When technology escapes from political control, politicians face a choice: do they adapt to the change, or do they insist that it adapts to them?
Will we approach the world fearful and reactive, dragged into costly conflicts that strain our military and set back our standing? Or will we lead wisely, using all elements of our power to defeat new threats and protect our planet?
The only thing that can rein in the state is a more powerful state.
If you were given the opportunity to spend USD 100 million over five years to maximally improve the security of open source software, what would you do? I'll admit that it is possible (and worrying) that USD 100 M isn't enough to make much of a dent in our current and upcoming problems.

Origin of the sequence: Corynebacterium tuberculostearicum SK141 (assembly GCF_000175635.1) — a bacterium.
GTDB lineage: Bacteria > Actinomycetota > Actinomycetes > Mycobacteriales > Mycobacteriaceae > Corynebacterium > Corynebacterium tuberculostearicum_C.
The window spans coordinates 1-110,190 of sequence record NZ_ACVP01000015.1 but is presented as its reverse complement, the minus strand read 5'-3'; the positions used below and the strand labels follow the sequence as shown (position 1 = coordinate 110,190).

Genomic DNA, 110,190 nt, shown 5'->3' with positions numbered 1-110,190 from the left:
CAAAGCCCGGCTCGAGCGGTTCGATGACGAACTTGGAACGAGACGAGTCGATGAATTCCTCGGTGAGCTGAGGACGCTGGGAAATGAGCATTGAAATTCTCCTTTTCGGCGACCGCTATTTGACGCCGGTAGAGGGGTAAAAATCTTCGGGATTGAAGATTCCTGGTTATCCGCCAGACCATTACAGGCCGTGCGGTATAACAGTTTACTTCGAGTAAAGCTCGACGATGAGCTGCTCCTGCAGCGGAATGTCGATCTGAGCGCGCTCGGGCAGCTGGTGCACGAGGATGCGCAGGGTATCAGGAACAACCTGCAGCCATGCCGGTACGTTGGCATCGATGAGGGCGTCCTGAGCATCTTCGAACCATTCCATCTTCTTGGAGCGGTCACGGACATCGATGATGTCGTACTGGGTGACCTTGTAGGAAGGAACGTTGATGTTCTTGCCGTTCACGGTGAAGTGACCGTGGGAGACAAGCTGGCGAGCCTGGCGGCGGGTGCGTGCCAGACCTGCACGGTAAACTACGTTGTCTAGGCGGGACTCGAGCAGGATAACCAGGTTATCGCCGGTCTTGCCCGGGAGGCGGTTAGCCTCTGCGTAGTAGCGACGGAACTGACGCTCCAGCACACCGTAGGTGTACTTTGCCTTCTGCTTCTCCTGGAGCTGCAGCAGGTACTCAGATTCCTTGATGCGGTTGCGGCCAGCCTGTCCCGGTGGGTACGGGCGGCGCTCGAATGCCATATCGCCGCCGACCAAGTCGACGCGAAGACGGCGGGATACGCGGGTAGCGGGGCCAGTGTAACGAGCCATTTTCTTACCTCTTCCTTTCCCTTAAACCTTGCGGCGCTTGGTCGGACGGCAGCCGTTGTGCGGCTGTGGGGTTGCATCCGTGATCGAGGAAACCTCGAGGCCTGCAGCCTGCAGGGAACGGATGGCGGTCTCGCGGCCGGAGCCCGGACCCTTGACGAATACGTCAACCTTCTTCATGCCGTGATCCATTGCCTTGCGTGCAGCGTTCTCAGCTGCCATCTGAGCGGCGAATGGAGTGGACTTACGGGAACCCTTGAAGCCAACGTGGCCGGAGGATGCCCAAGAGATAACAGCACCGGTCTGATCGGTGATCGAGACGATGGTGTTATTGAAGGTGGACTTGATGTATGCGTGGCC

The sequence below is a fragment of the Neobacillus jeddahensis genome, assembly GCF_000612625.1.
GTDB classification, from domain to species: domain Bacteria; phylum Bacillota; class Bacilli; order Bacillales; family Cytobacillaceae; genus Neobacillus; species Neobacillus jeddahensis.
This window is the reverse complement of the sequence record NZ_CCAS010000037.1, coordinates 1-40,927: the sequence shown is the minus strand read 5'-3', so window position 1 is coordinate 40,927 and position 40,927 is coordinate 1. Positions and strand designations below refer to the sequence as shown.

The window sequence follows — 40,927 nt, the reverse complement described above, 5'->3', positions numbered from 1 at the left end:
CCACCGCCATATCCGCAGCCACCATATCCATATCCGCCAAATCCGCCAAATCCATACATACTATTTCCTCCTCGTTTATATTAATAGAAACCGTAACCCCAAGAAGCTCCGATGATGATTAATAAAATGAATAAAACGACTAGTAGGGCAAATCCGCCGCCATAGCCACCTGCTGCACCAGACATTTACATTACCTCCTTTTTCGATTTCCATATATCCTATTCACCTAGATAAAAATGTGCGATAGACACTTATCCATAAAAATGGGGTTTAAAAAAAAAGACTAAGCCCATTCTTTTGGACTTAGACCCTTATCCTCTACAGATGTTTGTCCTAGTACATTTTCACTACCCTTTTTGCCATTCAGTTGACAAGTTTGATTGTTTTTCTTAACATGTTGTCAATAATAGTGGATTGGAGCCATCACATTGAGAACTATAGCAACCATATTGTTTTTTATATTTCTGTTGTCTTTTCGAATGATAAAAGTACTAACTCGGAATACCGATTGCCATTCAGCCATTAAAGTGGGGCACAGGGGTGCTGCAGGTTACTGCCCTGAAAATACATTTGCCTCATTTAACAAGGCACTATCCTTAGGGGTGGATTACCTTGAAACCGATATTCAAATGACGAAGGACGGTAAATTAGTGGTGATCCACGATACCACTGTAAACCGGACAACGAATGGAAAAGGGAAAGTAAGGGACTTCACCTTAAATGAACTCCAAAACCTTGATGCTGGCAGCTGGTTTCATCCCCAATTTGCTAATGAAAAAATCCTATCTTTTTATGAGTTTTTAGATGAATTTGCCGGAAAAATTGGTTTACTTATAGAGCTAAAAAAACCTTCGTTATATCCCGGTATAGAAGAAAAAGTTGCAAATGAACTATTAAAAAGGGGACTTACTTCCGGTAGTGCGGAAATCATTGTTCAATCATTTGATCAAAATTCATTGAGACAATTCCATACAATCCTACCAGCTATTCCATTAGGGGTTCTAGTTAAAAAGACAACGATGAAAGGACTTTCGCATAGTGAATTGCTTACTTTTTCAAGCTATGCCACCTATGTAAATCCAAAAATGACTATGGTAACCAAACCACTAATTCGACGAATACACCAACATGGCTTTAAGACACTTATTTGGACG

Paul Graham Raven:
Better technology doesn't necessarily mean thinking about what a technology does or how it does it, but about why you wanted the technology in the first place, and what you definitely don't want it to do.
It's not like a boat with a couple of holes that we can patch; it's more like trying to sail across an ocean on a pile of accrued garbage.
This War on Hackers is likely to be no more effective than the War on Drugs.
To combat violence you must look unflinchingly at the concrete inequities and practices that breed it.
The reason why we don't have any serious proposals on the table that would improve cybersecurity, is because big companies don't actually want to be held accountable.
Regimes change course only when the cost of maintaining the status quo exceeds the cost of enacting change.